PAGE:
16 Nov 2020 · 2 min read
Google has invited a select group of YouTube creators to test new technology that allows them to tag shoppable products in their videos. This new feature previews how the social media powerhouse will be venturing even further into the ever-expanding eCommerce frontier.
2020 has provided the perfect backdrop for an accelerated shift from in-person shopping to eCommerce for all demographics. Without the ability to test and preview products in person, trusted influencers are bridging the gap for consumers, giving feedback, reviewing products, and making purchasing recommendations for their highly-engaged audiences.
Now, influencers have extra incentive to post product reviews: making commissions directly through the videos they create. With this new technology, creators will be able to tag and track their sales, making attribution easier and clearer for any future brand partnerships.
The real genius of this update is that it will keep engaged audiences on YouTube’s platform rather than driving them onto another shopping site.
YouTube has always been a retail giant, driving more sales than almost any other platform. Previously, creators had to set up multiple affiliate links with third-party retailers and send their audiences off YouTube’s platform in order to complete a purchase. Now, rather than needing to link out to Amazon or other eCommerce provider in their video’s caption, creators will now have the option to tag the products they’re describing or reviewing within the video itself.
Without having to click away to another window, there’s a much greater likelihood that audience members’ channel watch time will increase along with their purchases.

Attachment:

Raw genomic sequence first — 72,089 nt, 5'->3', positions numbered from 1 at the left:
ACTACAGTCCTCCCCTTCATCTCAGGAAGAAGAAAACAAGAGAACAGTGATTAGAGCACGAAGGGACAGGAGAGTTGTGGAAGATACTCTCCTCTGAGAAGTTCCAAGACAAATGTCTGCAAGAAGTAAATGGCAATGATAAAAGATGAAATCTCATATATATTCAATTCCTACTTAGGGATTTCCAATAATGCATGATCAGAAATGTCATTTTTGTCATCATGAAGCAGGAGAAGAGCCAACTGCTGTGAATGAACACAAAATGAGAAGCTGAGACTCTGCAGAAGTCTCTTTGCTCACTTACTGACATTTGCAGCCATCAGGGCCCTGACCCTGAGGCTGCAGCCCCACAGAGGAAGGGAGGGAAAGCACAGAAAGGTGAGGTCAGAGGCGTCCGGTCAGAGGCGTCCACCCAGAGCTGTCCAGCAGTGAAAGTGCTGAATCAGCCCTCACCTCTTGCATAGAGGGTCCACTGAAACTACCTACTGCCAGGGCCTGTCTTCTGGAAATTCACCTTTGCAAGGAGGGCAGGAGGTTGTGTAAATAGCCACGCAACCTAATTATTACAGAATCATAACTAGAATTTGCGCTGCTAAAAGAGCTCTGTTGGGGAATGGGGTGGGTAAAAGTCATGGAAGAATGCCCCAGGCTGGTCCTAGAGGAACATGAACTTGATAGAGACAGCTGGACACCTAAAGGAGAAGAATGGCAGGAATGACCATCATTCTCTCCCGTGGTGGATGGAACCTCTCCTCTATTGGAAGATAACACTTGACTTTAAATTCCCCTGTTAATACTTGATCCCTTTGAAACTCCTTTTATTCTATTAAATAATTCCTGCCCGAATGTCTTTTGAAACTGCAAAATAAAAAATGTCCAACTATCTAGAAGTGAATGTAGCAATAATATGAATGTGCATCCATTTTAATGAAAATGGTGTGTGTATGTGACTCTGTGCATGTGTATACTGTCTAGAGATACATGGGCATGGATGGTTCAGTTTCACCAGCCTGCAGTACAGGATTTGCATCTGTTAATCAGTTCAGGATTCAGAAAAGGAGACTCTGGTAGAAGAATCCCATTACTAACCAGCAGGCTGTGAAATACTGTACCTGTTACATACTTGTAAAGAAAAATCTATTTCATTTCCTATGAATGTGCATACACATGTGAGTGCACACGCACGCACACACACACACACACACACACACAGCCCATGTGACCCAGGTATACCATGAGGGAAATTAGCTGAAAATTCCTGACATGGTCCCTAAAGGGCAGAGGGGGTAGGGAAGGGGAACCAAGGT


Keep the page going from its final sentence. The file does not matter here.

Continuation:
When it comes to on-platform eCommerce, Facebook is already ahead of the game, with all its partner apps set up to be highly shoppable.
Earlier this year, Facebook accelerated the release of ‘Shops’, a feature that allows small business owners to list products for sale on both Facebook and Instagram. Just this week, Instagram updated their home screen to include a not-at-all-subtle shopping tab, clearly indicating their intention to lean into their new foray into eCommerce.
Even though Facebook and Shopify got there first, YouTube’s new shoppable videos update will no doubt cut into other social platforms’ eCommerce traffic and profits.
The biggest question creators are asking themselves right now is: how will YouTube make money from this update?
At the moment it’s unclear how YouTube (and its parent company Google) will benefit financially from this new shoppable videos update. If we look to other platforms for hints, the trajectory is still unclear; Facebook doesn’t charge its users to create a shop and list products either...for now. (Though many have speculated this will change after wider user adoption).
Some are anticipating the answer may come in the form of upgraded Channel Subscriptions. The popularity of subscriptions has grown immensely among creators as it allows creators to free themselves from relying on disruptive advertising for the majority of their income.
One thing is abundantly clear: all the major social platforms are investing in eCommerce technology, indicating anticipation that the consumer spending habits formed during 2020’s pandemic economy will stick after in-person business restrictions are lifted.
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